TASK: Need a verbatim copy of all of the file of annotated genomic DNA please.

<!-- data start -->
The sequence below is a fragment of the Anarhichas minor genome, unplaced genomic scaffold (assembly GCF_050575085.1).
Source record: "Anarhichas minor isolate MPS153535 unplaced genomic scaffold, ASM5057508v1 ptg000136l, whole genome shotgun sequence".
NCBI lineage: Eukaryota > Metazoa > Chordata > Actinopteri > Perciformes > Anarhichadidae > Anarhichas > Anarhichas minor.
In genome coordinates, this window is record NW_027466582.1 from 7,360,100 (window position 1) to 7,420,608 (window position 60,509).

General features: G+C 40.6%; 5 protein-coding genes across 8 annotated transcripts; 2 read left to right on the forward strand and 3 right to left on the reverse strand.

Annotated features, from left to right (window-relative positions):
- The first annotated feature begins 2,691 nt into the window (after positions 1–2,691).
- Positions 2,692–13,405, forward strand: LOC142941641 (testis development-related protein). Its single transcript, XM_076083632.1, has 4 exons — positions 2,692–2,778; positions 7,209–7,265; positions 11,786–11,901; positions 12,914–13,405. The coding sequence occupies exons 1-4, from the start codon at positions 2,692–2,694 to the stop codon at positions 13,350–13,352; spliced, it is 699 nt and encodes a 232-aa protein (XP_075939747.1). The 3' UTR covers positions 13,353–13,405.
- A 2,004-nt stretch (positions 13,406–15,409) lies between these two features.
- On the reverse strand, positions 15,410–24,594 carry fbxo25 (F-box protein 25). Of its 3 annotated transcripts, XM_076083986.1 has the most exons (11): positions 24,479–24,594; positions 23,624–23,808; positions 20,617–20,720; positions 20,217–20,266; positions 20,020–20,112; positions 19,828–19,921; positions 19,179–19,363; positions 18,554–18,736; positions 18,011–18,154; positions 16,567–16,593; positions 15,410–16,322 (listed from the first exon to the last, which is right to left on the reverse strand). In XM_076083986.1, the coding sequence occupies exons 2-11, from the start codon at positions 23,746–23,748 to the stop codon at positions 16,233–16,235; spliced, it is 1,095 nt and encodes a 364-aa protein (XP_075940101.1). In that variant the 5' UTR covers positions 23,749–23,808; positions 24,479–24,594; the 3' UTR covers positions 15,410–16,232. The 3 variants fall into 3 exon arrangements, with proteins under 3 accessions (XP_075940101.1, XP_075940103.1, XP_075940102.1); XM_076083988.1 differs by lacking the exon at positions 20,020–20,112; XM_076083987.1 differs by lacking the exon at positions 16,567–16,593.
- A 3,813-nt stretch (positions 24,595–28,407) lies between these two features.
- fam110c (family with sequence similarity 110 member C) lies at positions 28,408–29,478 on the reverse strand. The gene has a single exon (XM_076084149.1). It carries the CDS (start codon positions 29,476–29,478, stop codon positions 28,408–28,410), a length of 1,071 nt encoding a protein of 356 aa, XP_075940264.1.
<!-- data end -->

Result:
The sequence below is a fragment of the Anarhichas minor genome, unplaced genomic scaffold (assembly GCF_050575085.1).
Source record: "Anarhichas minor isolate MPS153535 unplaced genomic scaffold, ASM5057508v1 ptg000136l, whole genome shotgun sequence".
NCBI lineage: Eukaryota > Metazoa > Chordata > Actinopteri > Perciformes > Anarhichadidae > Anarhichas > Anarhichas minor.
In genome coordinates, this window is record NW_027466582.1 from 7,360,100 (window position 1) to 7,420,608 (window position 60,509).

General features: G+C 40.6%; 5 protein-coding genes across 8 annotated transcripts; 2 read left to right on the forward strand and 3 right to left on the reverse strand.

Annotated features, from left to right (window-relative positions):
- The first annotated feature begins 2,691 nt into the window (after positions 1–2,691).
- Positions 2,692–13,405, forward strand: LOC142941641 (testis development-related protein). Its single transcript, XM_076083632.1, has 4 exons — positions 2,692–2,778; positions 7,209–7,265; positions 11,786–11,901; positions 12,914–13,405. The coding sequence occupies exons 1-4, from the start codon at positions 2,692–2,694 to the stop codon at positions 13,350–13,352; spliced, it is 699 nt and encodes a 232-aa protein (XP_075939747.1). The 3' UTR covers positions 13,353–13,405.
- A 2,004-nt stretch (positions 13,406–15,409) lies between these two features.
- On the reverse strand, positions 15,410–24,594 carry fbxo25 (F-box protein 25). Of its 3 annotated transcripts, XM_076083986.1 has the most exons (11): positions 24,479–24,594; positions 23,624–23,808; positions 20,617–20,720; positions 20,217–20,266; positions 20,020–20,112; positions 19,828–19,921; positions 19,179–19,363; positions 18,554–18,736; positions 18,011–18,154; positions 16,567–16,593; positions 15,410–16,322 (listed from the first exon to the last, which is right to left on the reverse strand). In XM_076083986.1, the coding sequence occupies exons 2-11, from the start codon at positions 23,746–23,748 to the stop codon at positions 16,233–16,235; spliced, it is 1,095 nt and encodes a 364-aa protein (XP_075940101.1). In that variant the 5' UTR covers positions 23,749–23,808; positions 24,479–24,594; the 3' UTR covers positions 15,410–16,232. The 3 variants fall into 3 exon arrangements, with proteins under 3 accessions (XP_075940101.1, XP_075940103.1, XP_075940102.1); XM_076083988.1 differs by lacking the exon at positions 20,020–20,112; XM_076083987.1 differs by lacking the exon at positions 16,567–16,593.
- A 3,813-nt stretch (positions 24,595–28,407) lies between these two features.
- fam110c (family with sequence similarity 110 member C) lies at positions 28,408–29,478 on the reverse strand. The gene has a single exon (XM_076084149.1). It carries the CDS (start codon positions 29,476–29,478, stop codon positions 28,408–28,410), a length of 1,071 nt encoding a protein of 356 aa, XP_075940264.1.